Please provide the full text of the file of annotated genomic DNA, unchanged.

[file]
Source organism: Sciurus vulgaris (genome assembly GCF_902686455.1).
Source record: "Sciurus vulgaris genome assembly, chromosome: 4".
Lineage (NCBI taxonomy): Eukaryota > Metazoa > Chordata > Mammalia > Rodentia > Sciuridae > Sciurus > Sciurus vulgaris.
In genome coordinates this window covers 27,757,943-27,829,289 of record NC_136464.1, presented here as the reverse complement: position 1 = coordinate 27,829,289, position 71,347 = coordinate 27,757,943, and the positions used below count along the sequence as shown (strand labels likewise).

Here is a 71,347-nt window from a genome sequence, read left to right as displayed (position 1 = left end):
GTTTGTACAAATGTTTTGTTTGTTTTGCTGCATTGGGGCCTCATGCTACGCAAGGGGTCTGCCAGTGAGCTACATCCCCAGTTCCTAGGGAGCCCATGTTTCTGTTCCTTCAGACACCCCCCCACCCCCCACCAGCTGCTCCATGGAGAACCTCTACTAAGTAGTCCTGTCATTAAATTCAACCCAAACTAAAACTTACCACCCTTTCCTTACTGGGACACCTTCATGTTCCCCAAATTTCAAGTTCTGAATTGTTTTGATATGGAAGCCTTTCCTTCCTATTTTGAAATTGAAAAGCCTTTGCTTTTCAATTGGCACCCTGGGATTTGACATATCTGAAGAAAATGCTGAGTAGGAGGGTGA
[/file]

Source organism: Sciurus vulgaris (genome assembly GCF_902686455.1).
Source record: "Sciurus vulgaris genome assembly, chromosome: 4".
Lineage (NCBI taxonomy): Eukaryota > Metazoa > Chordata > Mammalia > Rodentia > Sciuridae > Sciurus > Sciurus vulgaris.
In genome coordinates this window covers 27,757,943-27,829,289 of record NC_136464.1, presented here as the reverse complement: position 1 = coordinate 27,829,289, position 71,347 = coordinate 27,757,943, and the positions used below count along the sequence as shown (strand labels likewise).

Here is a 71,347-nt window from a genome sequence, read left to right as displayed (position 1 = left end):
GTTTGTACAAATGTTTTGTTTGTTTTGCTGCATTGGGGCCTCATGCTACGCAAGGGGTCTGCCAGTGAGCTACATCCCCAGTTCCTAGGGAGCCCATGTTTCTGTTCCTTCAGACACCCCCCCACCCCCCACCAGCTGCTCCATGGAGAACCTCTACTAAGTAGTCCTGTCATTAAATTCAACCCAAACTAAAACTTACCACCCTTTCCTTACTGGGACACCTTCATGTTCCCCAAATTTCAAGTTCTGAATTGTTTTGATATGGAAGCCTTTCCTTCCTATTTTGAAATTGAAAAGCCTTTGCTTTTCAATTGGCACCCTGGGATTTGACATATCTGAAGAAAATGCTGAGTAGGAGGGTGA